The new Andrex Eco campaign is finally out. The campaign was directed by Dan Burn-Forti for Making Pictures and shot by me. Dan also was the photographer behind the print ad campaign. All the videos we shot are on my Works page but I decided to post the very funny bloopers video here. A treat for puppy lovers. Shot on ARRI Alexa with Cooke S4 Prime Lenses. 🙂

Scroll the cog wheel pop up menu to watch HD.

Lion in the tent shoot about to start

I’m days away from the start of the “Lion In The Tent” short film shoot. It is going to be a very exciting an challenging shoot. Our fantastic writer/director Joe Oppenheimer has written a fantastic universal tale and wants to deliver a top notch product with the help of a surprise finale. We’re going to shoot with Red Epic. More info to come after the shoot.

Here’s the link to the short film’s website:

(The smoking/coffee statements about me are totally not true! Don’t know what happened there…)

The poster was created for the crowd funding scheme that the film went through, another one will follow

The poster was created for the crowd funding scheme the film went through, another one will follow as soon as the film has been completed.


Me in front of the film poster.

Me in front of the film poster.

Latvia, the feature film I shot for Barry Derbyshire produced by Alexandra Ferguson opened the London Independent Film Festival and I attended and was captured by the event’s photographer…


Here we are with on my latest effort directed by my friend, the very talented live performance director Giorgio Testi.

This is essentially a no budget production from the very nice very talented all-female band Savages. They’re rough and powerful and their shows are worth the ticket price.

Shot on Canon 7D and 5D Mark II with Canon EF Primes and Zoom Lenses.

Shut up and enjoy then!

Watch it HD changing the resolution via the cogwheel’s drop down menu on the  (bottom right on the youtube window).



I had to shoot this last week for the band itself!

Unfortunately there wasn’t enough time due to the very quick turnaround to go around the world to shoot Mick and Keith so we had to send local crews to cover them. Director Giorgio Testi and I had to spend a lovely day in the company of the other two legends Charlie and Ronnie. They were the nicest gentlemen ever and I am grateful to have been given the chance to meet them. I’m also very excited by they’re upcoming, now officially confirmed tour. Their live shows are great and not to be missed.

Mick and Keith were shot on Red Epic with Leica and Canon Primes.

I shot Charlie and Ronnie on ARRI Alexa with Zeiss Ultraprimes.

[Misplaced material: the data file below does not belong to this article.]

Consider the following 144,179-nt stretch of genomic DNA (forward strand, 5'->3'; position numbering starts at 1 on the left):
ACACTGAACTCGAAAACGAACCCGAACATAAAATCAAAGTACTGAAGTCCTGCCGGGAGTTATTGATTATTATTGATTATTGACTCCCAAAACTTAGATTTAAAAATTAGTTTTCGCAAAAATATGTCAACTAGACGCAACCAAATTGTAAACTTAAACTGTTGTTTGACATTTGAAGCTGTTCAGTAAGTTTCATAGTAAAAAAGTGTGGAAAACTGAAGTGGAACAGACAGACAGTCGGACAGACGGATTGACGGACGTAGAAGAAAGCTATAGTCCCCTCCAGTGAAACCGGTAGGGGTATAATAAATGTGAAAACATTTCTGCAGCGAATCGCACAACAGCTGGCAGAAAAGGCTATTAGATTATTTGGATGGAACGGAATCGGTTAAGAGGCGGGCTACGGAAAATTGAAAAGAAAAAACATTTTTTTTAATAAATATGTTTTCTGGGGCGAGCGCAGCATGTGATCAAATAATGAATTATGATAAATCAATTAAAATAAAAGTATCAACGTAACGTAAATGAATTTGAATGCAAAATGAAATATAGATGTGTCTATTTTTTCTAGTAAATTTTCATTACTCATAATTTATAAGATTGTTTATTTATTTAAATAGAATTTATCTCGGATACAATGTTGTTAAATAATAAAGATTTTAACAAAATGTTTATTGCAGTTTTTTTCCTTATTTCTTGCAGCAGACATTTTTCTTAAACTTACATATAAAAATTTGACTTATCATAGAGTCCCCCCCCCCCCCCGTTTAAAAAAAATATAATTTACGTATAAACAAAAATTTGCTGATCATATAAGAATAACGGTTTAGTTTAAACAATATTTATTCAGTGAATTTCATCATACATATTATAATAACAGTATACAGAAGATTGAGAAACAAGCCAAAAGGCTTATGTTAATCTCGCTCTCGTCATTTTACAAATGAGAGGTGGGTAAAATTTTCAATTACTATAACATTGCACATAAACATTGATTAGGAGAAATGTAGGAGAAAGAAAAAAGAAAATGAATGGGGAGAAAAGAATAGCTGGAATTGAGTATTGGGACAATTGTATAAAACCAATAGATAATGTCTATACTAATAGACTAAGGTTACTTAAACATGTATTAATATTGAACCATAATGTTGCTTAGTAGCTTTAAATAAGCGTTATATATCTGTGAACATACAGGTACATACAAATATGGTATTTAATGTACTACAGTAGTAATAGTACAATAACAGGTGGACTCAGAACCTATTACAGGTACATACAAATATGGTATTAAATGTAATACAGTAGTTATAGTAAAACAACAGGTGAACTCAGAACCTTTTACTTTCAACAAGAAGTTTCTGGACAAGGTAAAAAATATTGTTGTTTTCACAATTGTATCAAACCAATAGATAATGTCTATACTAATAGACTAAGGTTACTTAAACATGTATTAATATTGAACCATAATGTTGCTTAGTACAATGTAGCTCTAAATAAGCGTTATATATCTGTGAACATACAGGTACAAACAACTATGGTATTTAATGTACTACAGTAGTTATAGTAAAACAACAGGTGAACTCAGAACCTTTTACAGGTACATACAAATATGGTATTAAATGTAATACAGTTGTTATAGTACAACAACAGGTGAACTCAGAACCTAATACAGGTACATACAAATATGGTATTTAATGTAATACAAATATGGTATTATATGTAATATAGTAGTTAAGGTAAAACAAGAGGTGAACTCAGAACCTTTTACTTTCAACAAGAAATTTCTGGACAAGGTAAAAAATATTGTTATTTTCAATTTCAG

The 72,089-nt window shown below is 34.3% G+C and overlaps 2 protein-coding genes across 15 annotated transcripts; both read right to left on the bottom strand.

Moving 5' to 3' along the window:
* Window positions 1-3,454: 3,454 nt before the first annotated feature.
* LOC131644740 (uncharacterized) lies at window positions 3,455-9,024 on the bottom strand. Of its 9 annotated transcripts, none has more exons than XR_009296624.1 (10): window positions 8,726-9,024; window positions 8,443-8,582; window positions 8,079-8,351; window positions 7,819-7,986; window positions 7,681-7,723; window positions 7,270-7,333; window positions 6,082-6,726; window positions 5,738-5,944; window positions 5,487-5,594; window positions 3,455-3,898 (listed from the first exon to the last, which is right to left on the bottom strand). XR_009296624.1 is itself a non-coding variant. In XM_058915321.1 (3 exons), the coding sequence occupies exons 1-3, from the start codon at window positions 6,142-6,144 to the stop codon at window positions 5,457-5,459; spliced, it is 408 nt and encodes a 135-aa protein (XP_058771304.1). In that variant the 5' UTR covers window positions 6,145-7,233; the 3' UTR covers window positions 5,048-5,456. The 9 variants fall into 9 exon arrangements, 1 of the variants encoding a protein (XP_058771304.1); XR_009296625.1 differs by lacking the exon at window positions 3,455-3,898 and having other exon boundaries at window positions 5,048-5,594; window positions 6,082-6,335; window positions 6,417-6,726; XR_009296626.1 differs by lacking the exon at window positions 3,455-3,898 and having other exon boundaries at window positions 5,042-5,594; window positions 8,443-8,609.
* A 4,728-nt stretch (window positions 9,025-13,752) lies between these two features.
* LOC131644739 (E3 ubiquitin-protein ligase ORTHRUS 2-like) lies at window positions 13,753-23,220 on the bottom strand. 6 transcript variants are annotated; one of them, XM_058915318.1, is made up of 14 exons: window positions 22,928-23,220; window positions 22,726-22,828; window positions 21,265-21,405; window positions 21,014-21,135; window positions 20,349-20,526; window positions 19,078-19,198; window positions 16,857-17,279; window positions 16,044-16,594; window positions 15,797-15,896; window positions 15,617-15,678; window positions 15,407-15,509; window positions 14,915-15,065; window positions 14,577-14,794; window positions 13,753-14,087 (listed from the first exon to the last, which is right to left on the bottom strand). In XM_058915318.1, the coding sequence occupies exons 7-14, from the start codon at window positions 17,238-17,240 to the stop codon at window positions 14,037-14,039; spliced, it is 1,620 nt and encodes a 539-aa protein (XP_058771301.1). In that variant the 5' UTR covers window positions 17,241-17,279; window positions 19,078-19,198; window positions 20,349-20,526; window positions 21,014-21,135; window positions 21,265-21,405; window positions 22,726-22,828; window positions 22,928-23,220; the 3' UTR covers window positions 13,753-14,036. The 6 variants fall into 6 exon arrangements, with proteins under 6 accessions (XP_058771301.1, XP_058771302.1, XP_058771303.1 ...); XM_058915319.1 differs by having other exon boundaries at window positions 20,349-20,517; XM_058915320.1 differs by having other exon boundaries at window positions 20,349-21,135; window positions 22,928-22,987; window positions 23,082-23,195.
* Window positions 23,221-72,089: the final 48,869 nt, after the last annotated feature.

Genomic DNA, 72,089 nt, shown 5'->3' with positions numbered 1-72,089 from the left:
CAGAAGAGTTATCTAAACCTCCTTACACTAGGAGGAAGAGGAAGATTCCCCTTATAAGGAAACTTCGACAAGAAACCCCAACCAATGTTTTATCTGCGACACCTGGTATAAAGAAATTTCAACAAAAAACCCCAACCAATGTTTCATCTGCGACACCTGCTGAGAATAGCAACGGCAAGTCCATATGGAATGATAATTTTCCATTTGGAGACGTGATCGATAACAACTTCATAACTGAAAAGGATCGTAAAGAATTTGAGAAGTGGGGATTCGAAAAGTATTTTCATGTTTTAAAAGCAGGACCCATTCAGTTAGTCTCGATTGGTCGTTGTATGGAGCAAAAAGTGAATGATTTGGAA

Directed by Giorgio Testi, produced by Pulse Films.

You can watch it HD changing the resolution via the drop down menu on the cogwheel (bottom right on the youtube window).

This is something else I shot for them earlier to promote the first five dates of their 50 & Counting tour. Shot live on RED Epic, Canon C300, Canon 7D, GoProHD with Canon EF Zoom and Prime Lenses and directed by Giorgio Testi too:


Instagram snapshot I took with my phone of the empty library moments before the artists and the crew arrived.

Instagram snapshot I took with my phone of the empty library moments before the artists and the crew arrived.


A couple of weeks ago I flew to Rome to shoot the promo for a feature documentary about world famous contemporary artist.

It was a fantastic experience and I proud to having been part of it. The project was conceived and directed by my old friend from the Roman days Marco Guelfi, a talented editor whose credits include “I Primi della Lista” a successful comedy feature film directed by Roan Johnson, amongst others. Marco was drawn to the project by one of Italy’s most renowned curator Prof. Bruno Corà, that has recently started a new art magazine named “Mozart”.

To promote Mozart’s first issue an installation by Jannis Kounellis and Bizhan Bassiri was set up inside the breathtaking Biblioteca Angelica, a XVI century library set in the heart of Rome, right along side S. Agostino church (that contains the Madonna die Pellegrini by Caravaggio), a scarce hundred meters away from Piazza Navona.

The project involved documenting the set up of the artists’ installations and then shooting a few crane shots of the artists themselves by their work.

We had full access of the premises and we used a 12 meter jib arm on some 8 meters trucks using a 2 axis remote head, all provided by ArtMotion in Rome, the rest of the camera kit was provided by Soulmovie that will also look after the post.

The next few days we shot Rome vistas as well interviews with Kounellis, Bassiri and Corà in their respective homes. Spending time with those two artist was fun and most of all inspiring.

Jannis Kounellis (b.1936) requires no introduction. One of the founders of Arte Povera at the end of the Sixties he has been a groundbreaking artist ever since. His works always reflecting a progression on his need of experimentation.

Bizhan Bassiri (b.1954) leading figure of the Magmatic Thought, is a plastic sculptor whose art spawns by very interesting thoughts that compare the artistic process to those of meteorites.

Frame grab from the actual promo footage showing Jannis Kounellis sitting in between the library desks on which he had placed his "Sacks of Bread".

Frame grab from the actual promo footage showing Jannis Kounellis sitting in between the library desks on which he had placed his “Sacks of Bread”.

Frame grab from the actual promo footage showing Bizhan Bassiri underneath his sculpture "The Sun". In front of him, on the desk, are his "Fortune Dice".

Frame grab from the actual promo footage showing Bizhan Bassiri underneath his sculpture “The Sun”. In front of him, on the desk, are his “Fortune Dice”.

Frame grab from the actual promo footage showing the entire view of the Biblioteca Angelica with the art works installed.

Frame grab from the actual promo footage showing the entire view of the Biblioteca Angelica with the art works installed.